• 9
    The Antennae Galaxies—A Cosmic Collision
    A pair of interacting galaxies called the Antennae represent Hubble's most dramatic snapshot of a galactic collision. Learn how such events unfold over the course of millions of years and how the nearby Andromeda galaxy will have a similar encounter with our own Milky Way in the far distant future. x
  • 10
    Abell 2218—A Massive Gravitational Lens
    One of the consequences of Einstein's general theory of relativity is evident in Hubble's picture of the galaxy cluster Abell 2218. Investigate the physics of this phenomenon, called gravitational lensing, and discover how Hubble has used it to study extremely distant galaxies as well as dark matter. x
  • 11
    The Hubble Ultra Deep Field
    Completing your tour of 10 remarkable Hubble images, plunge into the Hubble Ultra Deep Field, the deepest optical image of the cosmos made to date. This extraordinary view shows 10,000 galaxies extending far beyond the Milky Way and back to the epoch of galaxy formation. x
  • 12
    Hubble's Legacy and Beyond
    Finish the course by looking at the future of Hubble and the next generation of space telescopes. Focus in particular on the search for extrasolar planets, how they are found, and the role Hubble and other telescopes play in extending our knowledge of possibly earthlike worlds. x

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  • 72-page printed course guidebook
  • Downloadable PDF of the course guidebook
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Course Guidebook Details:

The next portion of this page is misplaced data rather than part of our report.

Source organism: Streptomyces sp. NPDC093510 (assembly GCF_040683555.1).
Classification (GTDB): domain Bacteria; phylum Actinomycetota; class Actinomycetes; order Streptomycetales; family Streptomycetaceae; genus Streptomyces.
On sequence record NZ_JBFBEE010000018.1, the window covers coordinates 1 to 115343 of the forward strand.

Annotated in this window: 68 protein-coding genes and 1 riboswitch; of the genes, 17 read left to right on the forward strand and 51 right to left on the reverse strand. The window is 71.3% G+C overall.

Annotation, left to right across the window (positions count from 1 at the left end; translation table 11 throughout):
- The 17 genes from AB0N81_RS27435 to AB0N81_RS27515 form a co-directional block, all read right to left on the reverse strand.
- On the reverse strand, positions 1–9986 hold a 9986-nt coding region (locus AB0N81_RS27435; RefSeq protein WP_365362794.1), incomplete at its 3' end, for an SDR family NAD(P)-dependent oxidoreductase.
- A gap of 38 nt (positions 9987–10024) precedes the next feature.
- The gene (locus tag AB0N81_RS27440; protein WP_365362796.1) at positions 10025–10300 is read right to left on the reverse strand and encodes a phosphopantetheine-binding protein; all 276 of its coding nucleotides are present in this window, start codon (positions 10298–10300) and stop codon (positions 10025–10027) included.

• 72-page course synopsis
  • Photos & illustrations
  • Suggested readings
  • Questions to consider

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Your professor

David M. Meyer

About Your Professor

David M. Meyer, Ph.D.
Northwestern University
Dr. David M. Meyer is Professor of Physics and Astronomy at Northwestern University, where he is also Director of the Dearborn Observatory and Co-Director of the Center for Interdisciplinary Exploration and Research in Astrophysics. He earned his B.S. in Astrophysics from the University of Wisconsin, and his M.A. and Ph.D. in Astronomy from the University of California, Los Angeles. He continued his studies as a Robert R....
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Reviews

Experiencing Hubble: Understanding the Greatest Images of the Universe is rated 4.8 out of 5 by 223.
Rated 5 out of 5 by from Excellent images and explanations Prof. Meyer not only shows the favorite Hubble images, but gives elaborate backgrounds on them. Going into astronomy and background, he weaves excellent stories to accompany the brilliant images.
Date published: 2016-02-13
Rated 5 out of 5 by from A great introduction to astronomy and the Hubble This course is interesting to those with any interest in what is out there in space.. The presentation by its nature is superficial but very well presented. The basics of astronomy are included, such as quasars, supernovae, how stars function, etc. The best part of the course is the pictures from the Hubble telescope. I highly recommend this course.
Date published: 2016-02-04
Rated 4 out of 5 by from As a novice we've enjoyed this course. However, we prefer measurements in Standard US form, miles and inches instead of metrics. Of course both could be used to meet this goal.
Date published: 2016-02-01
Rated 5 out of 5 by from Wow factor I thought this course was amazing. The instructor was interesting and the material and visuals presented kept me glued to each section. It was a pleasure to watch.
Date published: 2016-01-30
Rated 5 out of 5 by from Experiencing Hubble is Great Fast paced and informative. Covers the science being done using Hubble and gives descriptions of earlier work. This is a very good course.
Date published: 2016-01-29
Rated 5 out of 5 by from Hubble Telescope I have only viewed the first episode of 12 but I am thoroughly impressed by what I have seen. I will be anxious to complete this course.
Date published: 2016-01-29